It is a place surrounded by the pounding waves of the Great Lakes; it is a place that has the attraction, if not reality, of being a last frontier. And even when the swing-bridge is stationary or fixed and the cars trample back and forth across its blackened, greasy timbers, tires thrattling and chattering in the beaten wood, the island remains a place not completely associated with the rest of the world – at least in the eyes of the people who live here. In some ways our island is real and in some ways imaginary. The people who live here call themselves 'islanders'.

We are known as 'that couple from the city who bought the old Patterson log cabin'. It is a hundred and twenty-five years old and has no plumbing. We have an outhouse. We draw water from a well. The word 'drought' – the phrase, 'oh, gosh, it hasn't rained here for years' – is often mentioned in connection with our curious purchase. It is accompanied by an equally curious smile. We are, I have gathered, a source of some sort of speculative amusement, the type of which is non-judgmental yet predisposed, weighted in favor of our inevitable inability to adapt.

Even though Susan and I have not yet lived here an entire year, we feel as though we have become islanders. We have found our home. We boil water to bathe in, much again to the amusement of the local townspeople who cannot imagine such an unnecessary hardship. We remember to get up in the middle of cold nights to put an 'all-nighter,' an unsplit hardwood log, into our wood stove. We remain enchanted by our new lifestyle change, though we are perceived by some to be merely interlopers, gathering quaint stories to take back with us.

Joseph Lee Birch maintains that the place finds the person as much as the person finds the place. So while Susan and I feel that we have become islanders, in reality we are quasi-islanders in the eyes of our neighbors, at best. We have yet to prove ourselves, though I wonder that if after today, it won't be said of me that I at least "did the right thing" – that "he took the matter into his own hands and dealt with it".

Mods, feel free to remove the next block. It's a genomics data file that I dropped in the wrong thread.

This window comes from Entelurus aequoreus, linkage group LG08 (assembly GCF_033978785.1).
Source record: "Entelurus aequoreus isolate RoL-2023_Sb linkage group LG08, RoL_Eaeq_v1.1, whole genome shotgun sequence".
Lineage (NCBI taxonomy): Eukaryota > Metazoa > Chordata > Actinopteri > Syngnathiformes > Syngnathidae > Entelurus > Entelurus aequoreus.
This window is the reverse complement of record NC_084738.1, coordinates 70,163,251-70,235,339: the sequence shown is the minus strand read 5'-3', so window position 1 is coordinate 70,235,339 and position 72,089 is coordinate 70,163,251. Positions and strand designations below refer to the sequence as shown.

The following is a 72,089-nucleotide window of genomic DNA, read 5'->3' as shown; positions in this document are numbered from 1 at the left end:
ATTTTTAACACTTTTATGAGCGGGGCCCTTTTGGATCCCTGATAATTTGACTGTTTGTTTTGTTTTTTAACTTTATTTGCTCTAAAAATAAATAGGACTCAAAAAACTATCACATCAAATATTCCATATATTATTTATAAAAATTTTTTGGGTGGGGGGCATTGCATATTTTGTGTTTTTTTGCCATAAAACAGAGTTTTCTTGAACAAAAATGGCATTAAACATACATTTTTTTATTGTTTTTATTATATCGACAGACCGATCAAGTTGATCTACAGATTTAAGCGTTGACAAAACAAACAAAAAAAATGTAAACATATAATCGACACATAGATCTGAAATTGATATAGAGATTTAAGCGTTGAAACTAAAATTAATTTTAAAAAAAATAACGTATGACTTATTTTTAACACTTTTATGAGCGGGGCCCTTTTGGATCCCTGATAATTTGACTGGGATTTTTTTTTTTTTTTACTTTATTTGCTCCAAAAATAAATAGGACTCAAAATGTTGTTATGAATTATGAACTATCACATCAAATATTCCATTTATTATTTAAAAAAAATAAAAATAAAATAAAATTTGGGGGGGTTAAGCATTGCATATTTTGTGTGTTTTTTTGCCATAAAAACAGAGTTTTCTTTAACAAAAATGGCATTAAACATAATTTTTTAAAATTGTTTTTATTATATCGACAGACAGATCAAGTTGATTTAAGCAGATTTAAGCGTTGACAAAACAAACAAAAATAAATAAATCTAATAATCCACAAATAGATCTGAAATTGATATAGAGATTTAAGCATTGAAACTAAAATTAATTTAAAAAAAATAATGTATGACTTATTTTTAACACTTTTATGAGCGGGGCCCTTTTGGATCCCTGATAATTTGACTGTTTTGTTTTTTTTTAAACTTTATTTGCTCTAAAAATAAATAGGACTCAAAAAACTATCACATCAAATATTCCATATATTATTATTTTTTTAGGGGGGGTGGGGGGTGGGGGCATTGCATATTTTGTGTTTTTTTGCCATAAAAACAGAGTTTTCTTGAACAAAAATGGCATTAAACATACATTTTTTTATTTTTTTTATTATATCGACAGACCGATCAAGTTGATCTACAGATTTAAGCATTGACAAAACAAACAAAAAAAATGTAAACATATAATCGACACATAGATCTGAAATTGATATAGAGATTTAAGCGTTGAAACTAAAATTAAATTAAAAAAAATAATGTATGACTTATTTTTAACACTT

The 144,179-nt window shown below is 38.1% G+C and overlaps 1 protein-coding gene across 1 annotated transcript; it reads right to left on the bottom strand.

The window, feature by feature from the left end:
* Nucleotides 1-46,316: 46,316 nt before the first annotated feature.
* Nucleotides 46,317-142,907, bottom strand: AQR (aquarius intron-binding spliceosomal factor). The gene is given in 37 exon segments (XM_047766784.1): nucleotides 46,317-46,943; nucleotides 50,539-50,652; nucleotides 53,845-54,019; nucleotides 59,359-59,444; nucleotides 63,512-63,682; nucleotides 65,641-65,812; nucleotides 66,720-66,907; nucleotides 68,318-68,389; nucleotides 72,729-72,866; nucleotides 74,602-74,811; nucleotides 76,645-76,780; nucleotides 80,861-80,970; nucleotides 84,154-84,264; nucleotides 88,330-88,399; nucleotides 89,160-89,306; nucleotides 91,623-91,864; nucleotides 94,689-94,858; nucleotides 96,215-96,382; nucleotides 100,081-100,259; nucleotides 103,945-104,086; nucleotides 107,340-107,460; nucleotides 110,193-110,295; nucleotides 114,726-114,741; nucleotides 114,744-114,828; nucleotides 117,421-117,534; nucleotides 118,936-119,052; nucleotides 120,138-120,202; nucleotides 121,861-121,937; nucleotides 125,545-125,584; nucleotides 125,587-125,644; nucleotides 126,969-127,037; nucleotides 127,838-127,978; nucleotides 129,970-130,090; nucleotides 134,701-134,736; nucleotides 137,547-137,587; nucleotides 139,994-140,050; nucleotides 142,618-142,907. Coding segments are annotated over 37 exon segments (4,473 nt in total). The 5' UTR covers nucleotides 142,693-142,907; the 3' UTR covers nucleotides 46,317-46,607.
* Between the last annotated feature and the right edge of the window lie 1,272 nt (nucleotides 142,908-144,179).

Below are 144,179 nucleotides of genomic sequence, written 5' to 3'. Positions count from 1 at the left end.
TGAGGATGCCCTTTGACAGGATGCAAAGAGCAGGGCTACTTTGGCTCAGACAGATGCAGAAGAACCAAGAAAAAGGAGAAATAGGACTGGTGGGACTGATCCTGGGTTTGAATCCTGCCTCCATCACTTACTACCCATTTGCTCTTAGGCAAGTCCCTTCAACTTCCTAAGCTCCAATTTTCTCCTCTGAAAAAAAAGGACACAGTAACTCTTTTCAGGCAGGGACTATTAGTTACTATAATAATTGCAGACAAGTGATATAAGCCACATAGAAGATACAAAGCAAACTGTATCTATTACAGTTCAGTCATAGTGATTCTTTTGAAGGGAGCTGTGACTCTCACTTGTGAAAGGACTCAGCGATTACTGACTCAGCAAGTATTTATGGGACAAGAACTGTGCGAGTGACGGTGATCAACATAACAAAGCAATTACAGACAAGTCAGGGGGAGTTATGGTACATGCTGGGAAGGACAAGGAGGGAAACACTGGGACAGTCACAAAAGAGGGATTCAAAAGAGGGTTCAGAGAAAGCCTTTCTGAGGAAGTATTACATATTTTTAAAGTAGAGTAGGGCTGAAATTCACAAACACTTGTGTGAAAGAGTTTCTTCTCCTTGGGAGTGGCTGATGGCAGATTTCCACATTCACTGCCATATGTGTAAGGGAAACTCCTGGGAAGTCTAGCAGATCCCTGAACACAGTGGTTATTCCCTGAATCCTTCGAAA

I watch Joseph Lee pour gas into his chainsaw until a small amount bubbles over the threaded cap. He quickly pulls a rag out of his pocket and wipes the machine clean. He loosens another small black cap and pours pink-colored chain oil into this reservoir. He tightens up both caps and gives the machine a gentle rub with his rag. He feeds his family with his chainsaw, though I suspect he would treat it with the same care and pride in any event.

"I'll show you how to sharpen it someday when you have your own," he says, scraping his thumb off the chain's teeth.

The dead growth and the brush have been cut away now; the maple tree is ready to come down. He tells me that a man can get tangled up in the brush. The tree could fall on you if you don't get away fast enough. Or you could trip, fall on your saw and take a leg off. Just like butter. He's heard of cutters who have fallen on their machines and bled to death before they could even crawl out of the bush for help.

I am wondering whether Susan might not have changed her mind, might not like to watch this, our magnificent though ailing maple tree riven from the sky, when I see the cabin door open. She comes out slowly; Amanda is in her arms. There is a look of grim expectation or caution in her face, her one hand spread protectively over Amanda's face. Amanda neither appreciates nor is pleased by this and is trying to slip out of Susan's grasp. I nod at Susan letting her know that everything is okay, that there is nothing to fear for the moment. She glances at our pickup truck, which is parked out in the field in front of the cabin and makes a sudden dash to it, exposed and vulnerable, she believes, in the open field, her unhappy passenger struggling in her arms.

She starts up the truck and then stalls it in first gear, banging her fist against the steering wheel in frustration. It is not our sedan; she is still learning. Turning the ignition over again, she manages to inch the truck forward only to have it lurch to a stop. I look over at Joseph Lee who would appear to be no more or less intrigued were he watching a bird on a branch. Raising her head from the steering wheel, she sits upright, shakes herself, starts up the truck and drives away down the road, not turning back and waving as she normally would, heading out on the long drive to Madeline's.

Joseph Lee flips the ignition switch on his chainsaw, glances at the base of the maple tree – the spot where he will cut out the falling wedge first – and then, suddenly having figured out the situation, looks at me for the approval.

"Today...?"

"Yes."